Student Well-Being

Vaping Is Still a Big Problem, New Data Show. Here’s What Schools Can Do About It

By Arianna Prothero — October 06, 2022 3 min read
A Juul electronic cigarette starter kit at a smoke shop in New York on Dec. 20, 2018. In a deal announced Tuesday, Sept. 6, 2022, electronic cigarette maker Juul Labs will pay nearly $440 million to settle a two-year investigation by 33 states into the marketing of its high-nicotine vaping products, which have long been blamed for sparking a national surge in teen vaping.
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More than one of every 10 high school students is vaping, according to newly released federal data.

While e-cigarette usage appears to be down from its pre-pandemic peak—when about 6 million middle and high school students reported vaping, compared with 2.6 million now—it’s impossible to say for certain if that is the case. The National Youth Tobacco Survey has changed how it collects data in recent years, so the U.S. Centers for Disease Control, which helps analyze and publish the data, cautions against making comparisons with previous years.

Educators, however, may draw some comfort from the apparent slowdown in vaping, which was driving schools to become increasingly creative and desperate in combating the habit, from installing vapor-detecting devices in bathrooms to creating e-cigarette buy-back programs to suing e-cigarette makers. In addition to coming in tasty flavors and being easy to hide from adults, many adolescents may not know that e-cigarettes are bad for their health or even that they contain nicotine—although awareness is on the rise.

Prior to the pandemic, vaping among adolescents had been accelerating, with about 20 percent of high schoolers and 5 percent of middle schoolers reporting e-cigarette use in 2019 and 2020.

Those numbers dropped to 11 percent and 2.8 percent respectively in 2021, when the survey was conducted fully online for the first time to include students learning from home. Up until 2018, students took the survey using pencil and paper in school. In 2019 and 2020 they used tablets. The National Youth Tobacco Survey used a web-based survey in 2021 and 2022, with half of students taking it in school in 2021 and nearly all taking it from school in spring 2022.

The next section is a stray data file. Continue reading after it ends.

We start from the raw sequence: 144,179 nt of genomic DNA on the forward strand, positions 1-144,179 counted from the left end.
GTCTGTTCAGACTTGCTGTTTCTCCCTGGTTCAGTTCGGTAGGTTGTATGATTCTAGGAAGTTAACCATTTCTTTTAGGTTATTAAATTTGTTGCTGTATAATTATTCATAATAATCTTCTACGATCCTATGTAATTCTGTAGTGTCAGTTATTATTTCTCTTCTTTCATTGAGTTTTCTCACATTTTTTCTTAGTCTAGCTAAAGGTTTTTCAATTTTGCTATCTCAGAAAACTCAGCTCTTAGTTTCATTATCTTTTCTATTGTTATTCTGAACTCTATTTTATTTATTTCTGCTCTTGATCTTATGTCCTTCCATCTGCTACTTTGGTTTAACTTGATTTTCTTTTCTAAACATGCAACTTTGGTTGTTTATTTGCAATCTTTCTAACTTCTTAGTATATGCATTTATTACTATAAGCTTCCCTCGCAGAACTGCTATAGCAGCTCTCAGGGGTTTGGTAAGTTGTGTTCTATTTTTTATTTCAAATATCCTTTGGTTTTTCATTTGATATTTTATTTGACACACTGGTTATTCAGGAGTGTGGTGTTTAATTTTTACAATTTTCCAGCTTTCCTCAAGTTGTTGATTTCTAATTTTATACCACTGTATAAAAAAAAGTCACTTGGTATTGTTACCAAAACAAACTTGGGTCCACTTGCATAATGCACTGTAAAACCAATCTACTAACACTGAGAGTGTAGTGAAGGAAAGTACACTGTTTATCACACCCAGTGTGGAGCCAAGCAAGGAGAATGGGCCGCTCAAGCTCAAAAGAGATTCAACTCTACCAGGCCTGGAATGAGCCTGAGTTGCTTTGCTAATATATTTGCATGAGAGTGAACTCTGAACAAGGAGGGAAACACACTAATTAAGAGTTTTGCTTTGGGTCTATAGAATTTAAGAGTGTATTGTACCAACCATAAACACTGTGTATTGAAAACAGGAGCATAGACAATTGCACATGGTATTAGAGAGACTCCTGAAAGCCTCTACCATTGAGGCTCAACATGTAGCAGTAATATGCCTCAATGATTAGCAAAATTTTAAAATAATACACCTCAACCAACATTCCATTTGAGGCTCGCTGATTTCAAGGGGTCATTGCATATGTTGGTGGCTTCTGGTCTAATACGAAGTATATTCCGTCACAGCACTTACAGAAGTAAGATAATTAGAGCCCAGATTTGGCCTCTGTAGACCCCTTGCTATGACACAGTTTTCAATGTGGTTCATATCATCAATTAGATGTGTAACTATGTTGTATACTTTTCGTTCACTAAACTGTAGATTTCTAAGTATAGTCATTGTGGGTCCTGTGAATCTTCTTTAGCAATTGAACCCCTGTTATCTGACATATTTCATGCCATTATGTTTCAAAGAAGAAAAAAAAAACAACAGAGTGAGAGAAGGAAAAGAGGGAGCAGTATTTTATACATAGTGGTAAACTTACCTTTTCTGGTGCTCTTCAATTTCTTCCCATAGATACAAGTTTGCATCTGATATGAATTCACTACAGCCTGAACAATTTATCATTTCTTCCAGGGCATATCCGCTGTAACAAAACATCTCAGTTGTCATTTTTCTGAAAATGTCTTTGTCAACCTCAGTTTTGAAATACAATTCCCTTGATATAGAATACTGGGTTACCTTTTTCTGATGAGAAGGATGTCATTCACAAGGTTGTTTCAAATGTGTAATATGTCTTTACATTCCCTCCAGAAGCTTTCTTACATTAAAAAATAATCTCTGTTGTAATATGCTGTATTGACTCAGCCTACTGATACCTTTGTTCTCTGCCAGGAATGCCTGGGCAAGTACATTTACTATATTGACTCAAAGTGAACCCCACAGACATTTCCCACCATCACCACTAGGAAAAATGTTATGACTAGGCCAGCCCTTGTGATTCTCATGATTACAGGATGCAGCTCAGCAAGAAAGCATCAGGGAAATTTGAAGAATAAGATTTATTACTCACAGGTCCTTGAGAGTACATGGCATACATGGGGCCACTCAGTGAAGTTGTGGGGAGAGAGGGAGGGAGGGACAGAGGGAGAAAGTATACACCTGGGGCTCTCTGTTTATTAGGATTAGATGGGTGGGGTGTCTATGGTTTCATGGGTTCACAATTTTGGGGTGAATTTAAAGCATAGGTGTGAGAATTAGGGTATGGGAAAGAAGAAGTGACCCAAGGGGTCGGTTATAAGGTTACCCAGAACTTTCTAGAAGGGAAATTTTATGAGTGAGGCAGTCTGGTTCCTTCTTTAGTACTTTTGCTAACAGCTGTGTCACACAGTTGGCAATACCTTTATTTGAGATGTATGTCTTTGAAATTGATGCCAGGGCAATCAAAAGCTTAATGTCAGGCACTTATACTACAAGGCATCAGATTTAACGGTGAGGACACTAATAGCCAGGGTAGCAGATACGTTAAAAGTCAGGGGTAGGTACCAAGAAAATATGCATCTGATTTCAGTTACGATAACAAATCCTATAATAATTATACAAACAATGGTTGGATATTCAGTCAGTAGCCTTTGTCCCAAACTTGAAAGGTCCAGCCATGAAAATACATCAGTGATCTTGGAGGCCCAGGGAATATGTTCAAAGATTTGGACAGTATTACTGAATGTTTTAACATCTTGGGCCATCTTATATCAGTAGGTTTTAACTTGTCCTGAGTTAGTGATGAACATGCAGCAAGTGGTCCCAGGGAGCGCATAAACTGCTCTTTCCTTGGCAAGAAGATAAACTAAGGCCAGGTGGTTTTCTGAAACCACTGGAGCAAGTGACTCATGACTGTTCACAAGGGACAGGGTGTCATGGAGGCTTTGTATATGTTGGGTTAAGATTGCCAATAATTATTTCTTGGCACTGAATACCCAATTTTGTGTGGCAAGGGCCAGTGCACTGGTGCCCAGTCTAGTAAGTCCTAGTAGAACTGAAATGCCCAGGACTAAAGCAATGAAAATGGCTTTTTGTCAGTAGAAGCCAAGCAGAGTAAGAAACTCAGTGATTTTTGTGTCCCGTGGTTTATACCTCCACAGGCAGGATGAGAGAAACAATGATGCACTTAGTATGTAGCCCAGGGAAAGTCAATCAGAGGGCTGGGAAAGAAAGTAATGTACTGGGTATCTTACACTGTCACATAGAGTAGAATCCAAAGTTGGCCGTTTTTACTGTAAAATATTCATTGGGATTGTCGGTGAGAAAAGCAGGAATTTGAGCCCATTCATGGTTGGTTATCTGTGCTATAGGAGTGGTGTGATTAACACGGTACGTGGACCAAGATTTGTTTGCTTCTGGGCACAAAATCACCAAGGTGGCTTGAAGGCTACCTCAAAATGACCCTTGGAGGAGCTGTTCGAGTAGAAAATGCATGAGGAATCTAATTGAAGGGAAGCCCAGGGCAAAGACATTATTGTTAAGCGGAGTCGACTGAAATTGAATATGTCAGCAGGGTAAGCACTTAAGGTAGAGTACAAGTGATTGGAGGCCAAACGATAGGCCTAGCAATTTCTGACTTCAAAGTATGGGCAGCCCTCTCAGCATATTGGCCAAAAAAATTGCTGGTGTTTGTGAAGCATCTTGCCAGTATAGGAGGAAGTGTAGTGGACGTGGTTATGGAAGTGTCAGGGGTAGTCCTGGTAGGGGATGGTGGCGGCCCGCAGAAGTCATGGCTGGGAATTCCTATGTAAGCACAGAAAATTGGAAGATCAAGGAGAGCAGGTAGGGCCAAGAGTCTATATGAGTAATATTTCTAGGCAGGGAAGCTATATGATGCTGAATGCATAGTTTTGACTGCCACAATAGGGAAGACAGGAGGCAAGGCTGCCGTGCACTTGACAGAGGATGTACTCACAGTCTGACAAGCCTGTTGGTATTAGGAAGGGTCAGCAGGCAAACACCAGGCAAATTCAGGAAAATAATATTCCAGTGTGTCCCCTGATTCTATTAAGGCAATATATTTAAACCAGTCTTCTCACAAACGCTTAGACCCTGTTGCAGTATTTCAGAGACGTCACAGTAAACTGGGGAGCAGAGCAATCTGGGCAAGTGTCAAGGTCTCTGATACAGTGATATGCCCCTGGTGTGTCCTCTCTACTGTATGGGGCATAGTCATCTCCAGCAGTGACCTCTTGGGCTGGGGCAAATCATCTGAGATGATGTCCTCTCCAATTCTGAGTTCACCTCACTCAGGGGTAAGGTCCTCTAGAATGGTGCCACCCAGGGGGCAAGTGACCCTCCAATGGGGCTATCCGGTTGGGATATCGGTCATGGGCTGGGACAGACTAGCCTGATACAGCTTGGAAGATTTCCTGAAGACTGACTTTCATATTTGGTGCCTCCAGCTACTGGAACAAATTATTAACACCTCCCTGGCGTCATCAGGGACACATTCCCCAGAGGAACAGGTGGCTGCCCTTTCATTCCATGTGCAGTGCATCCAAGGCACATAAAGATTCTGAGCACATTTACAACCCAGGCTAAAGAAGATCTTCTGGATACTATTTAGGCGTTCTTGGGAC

This year, 14 percent of high school students and 3 percent of middle school students report that they had vaped in the past 30 days. Among those students, 42 percent said they were vaping frequently (meaning 20 of the last 30 days) and nearly 28 percent saying they were using e-cigarettes daily.

Flavored e-cigarettes are very popular with adolescents who vape—85 percent use flavored e-cigarettes. The most popular flavors are fruit; candy, desserts or other sweets; mint; and menthol.

What can schools do to stop kids from vaping?

Vaping has proven to be especially difficult for educators to police as it’s relatively easy for students to hide.

See also

Vaporizer pens and other sleek electronic devices convert nicotine-infused liquids to water vapor that can be inhaled.
Vaporizer pens and other sleek electronic devices convert nicotine-infused liquids to water vapor that can be inhaled.

Other than suing e-cigarette makers (which several districts have done), schools can take several steps to curb vaping among their students, according to advice that experts and school leaders have shared with Education Week. Those recommendations include:

  • Have clear policies and plans. Schools should have clear and well-communicated policies about the consequences for vaping on campuses. Schools should also have plans for screening students who are addicted to e-cigarettes and getting appropriate help for those students who are.
  • Try to avoid the use of scare tactics or discipline. These approaches won’t work without an education component. Students tune out when they hear them.
  • Design an educational approach. This should be broader than just educating students on the dangers of vaping (which surveys show many adolescents don’t know about). It should also employ elements of media literacy in which students are taught to see how advertising campaigns are trying to manipulate them in unhealthy ways.
  • Include adults in anti-vaping efforts in meaningful ways. Focusing only on the kids and not involving parents, caregivers, teachers, principals, coaches, and even after-school providers will fail to have a meaningful impact on curbing vaping use among adolescents.

While e-cigarettes may not be as unhealthy as traditional, “combustible” cigarettes, they still have many toxic chemicals and metals in them. They also often have higher concentrations of nicotine than traditional cigarettes and present a hazard to young, developing brains.

Experts don’t know what the long-term effects of e-cigarette use is because the devices haven’t been around long enough, unlike the vast amount of evidence showing that traditional tobacco products have serious, long-term consequences on people’s health. And many teens who start vaping soon progress to traditional cigarettes.

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